• implement resources and written procedures to avoid, manage and handle conflicts of interest;
  • introduce and maintain an efficient and transparent procedure for the reasonable and fast processing of complaints from its clients.

Take training courses adapted to their activity and experience

Each year, the FIA must take training courses organised by their professional association to keep their knowledge up to date.

Role and missions of the AMF…

FIAs are subject to two levels of regulation. FIAs are members of an association authorised by the AMF.

… relating to FIAs

The AMF has powers to audit FIAs.

The AMF Enforcement Committee may sanction FIAs in the event of a breach of the rules and obligations applicable to them. The applicable sanctions may include a warning, a reprimand or a temporary or permanent prohibition from providing all or part of their services.

Instead of or in addition to these sanctions, the Enforcement Committee may pronounce a fine of an amount not exceeding €100 million or ten times the amount of any profits that might have been made.

… relating to FIA associations

The AMF is in charge of the authorisation of FIA associations. The list of authorised associations is available on the AMF website.

No later than 31 May of each year, the professional association must provide the AMF with a copy of its balance sheet and income statement for the latest financial year, and of the annual report describing, among other things, for the previous calendar year, audits carried out and their filing, training courses dispensed or selected.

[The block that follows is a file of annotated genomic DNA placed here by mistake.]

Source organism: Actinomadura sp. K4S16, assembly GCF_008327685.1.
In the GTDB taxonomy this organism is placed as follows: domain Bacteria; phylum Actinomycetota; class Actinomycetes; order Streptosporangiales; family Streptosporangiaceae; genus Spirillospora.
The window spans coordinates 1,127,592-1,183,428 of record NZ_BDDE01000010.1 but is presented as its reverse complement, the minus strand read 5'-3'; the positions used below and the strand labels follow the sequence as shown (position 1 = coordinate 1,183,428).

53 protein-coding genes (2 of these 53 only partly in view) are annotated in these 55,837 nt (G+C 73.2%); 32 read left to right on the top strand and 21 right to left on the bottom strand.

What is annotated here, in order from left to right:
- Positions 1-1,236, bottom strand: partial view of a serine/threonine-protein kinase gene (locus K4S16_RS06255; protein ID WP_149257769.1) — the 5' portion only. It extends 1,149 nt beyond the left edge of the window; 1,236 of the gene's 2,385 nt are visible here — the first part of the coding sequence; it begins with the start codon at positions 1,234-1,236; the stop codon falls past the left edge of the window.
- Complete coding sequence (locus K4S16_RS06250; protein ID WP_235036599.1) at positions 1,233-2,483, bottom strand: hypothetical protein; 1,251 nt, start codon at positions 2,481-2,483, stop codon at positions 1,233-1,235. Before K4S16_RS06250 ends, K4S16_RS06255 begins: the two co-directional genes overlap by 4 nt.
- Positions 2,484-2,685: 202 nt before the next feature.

It must also inform the AMF of any changes to the characteristics indicated in its initial authorisation application. The AMF then informs the association of any consequences there might be for its authorisation.

Any modification of the Code of Ethics must be submitted for the prior approval of the AMF.

The AMF has audit and enforcement powers over FIA associations.

The AMF may also withdraw the authorisation of a professional association when: 

  • the association no longer meets the conditions or commitments of its initial authorisation,
  • the association has not made use of its authorisation within the previous twelve months,
  • the association has been inactive for at least three months.


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Legal information
Head of publications: The Executive Director of AMF Communication Directorate.
Contact: Communication Directorate – Autorité des marches financiers 17 place de la Bourse – 75082 Paris cedex 02